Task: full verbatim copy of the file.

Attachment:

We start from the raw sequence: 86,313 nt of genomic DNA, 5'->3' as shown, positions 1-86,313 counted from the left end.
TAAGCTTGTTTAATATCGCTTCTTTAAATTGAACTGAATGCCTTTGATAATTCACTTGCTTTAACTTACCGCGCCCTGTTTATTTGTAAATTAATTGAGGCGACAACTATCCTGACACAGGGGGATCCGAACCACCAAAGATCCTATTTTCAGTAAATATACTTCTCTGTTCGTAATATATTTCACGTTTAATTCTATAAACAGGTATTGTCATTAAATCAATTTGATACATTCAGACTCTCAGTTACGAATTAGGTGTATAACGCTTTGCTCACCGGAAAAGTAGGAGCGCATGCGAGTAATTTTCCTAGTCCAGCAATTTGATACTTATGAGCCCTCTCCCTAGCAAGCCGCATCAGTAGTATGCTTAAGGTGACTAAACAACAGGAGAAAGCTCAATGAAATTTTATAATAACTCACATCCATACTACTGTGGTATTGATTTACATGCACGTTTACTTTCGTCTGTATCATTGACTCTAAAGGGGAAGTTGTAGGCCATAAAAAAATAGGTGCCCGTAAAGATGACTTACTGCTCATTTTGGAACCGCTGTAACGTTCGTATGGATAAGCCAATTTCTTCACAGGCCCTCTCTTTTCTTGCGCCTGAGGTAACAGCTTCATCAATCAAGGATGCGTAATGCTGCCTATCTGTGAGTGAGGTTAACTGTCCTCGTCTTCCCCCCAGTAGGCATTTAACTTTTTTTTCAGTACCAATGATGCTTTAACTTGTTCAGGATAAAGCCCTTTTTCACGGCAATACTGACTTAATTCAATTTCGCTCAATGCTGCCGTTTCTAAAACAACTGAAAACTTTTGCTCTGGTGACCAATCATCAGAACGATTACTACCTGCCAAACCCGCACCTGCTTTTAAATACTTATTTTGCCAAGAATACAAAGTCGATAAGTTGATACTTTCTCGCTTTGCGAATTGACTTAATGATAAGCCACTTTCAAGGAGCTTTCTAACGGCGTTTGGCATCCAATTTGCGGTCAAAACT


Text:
We start from the raw sequence: 86,313 nt of genomic DNA, 5'->3' as shown, positions 1-86,313 counted from the left end.
TAAGCTTGTTTAATATCGCTTCTTTAAATTGAACTGAATGCCTTTGATAATTCACTTGCTTTAACTTACCGCGCCCTGTTTATTTGTAAATTAATTGAGGCGACAACTATCCTGACACAGGGGGATCCGAACCACCAAAGATCCTATTTTCAGTAAATATACTTCTCTGTTCGTAATATATTTCACGTTTAATTCTATAAACAGGTATTGTCATTAAATCAATTTGATACATTCAGACTCTCAGTTACGAATTAGGTGTATAACGCTTTGCTCACCGGAAAAGTAGGAGCGCATGCGAGTAATTTTCCTAGTCCAGCAATTTGATACTTATGAGCCCTCTCCCTAGCAAGCCGCATCAGTAGTATGCTTAAGGTGACTAAACAACAGGAGAAAGCTCAATGAAATTTTATAATAACTCACATCCATACTACTGTGGTATTGATTTACATGCACGTTTACTTTCGTCTGTATCATTGACTCTAAAGGGGAAGTTGTAGGCCATAAAAAAATAGGTGCCCGTAAAGATGACTTACTGCTCATTTTGGAACCGCTGTAACGTTCGTATGGATAAGCCAATTTCTTCACAGGCCCTCTCTTTTCTTGCGCCTGAGGTAACAGCTTCATCAATCAAGGATGCGTAATGCTGCCTATCTGTGAGTGAGGTTAACTGTCCTCGTCTTCCCCCCAGTAGGCATTTAACTTTTTTTTCAGTACCAATGATGCTTTAACTTGTTCAGGATAAAGCCCTTTTTCACGGCAATACTGACTTAATTCAATTTCGCTCAATGCTGCCGTTTCTAAAACAACTGAAAACTTTTGCTCTGGTGACCAATCATCAGAACGATTACTACCTGCCAAACCCGCACCTGCTTTTAAATACTTATTTTGCCAAGAATACAAAGTCGATAAGTTGATACTTTCTCGCTTTGCGAATTGACTTAATGATAAGCCACTTTCAAGGAGCTTTCTAACGGCGTTTGGCATCCAATTTGCGGTCAAAACT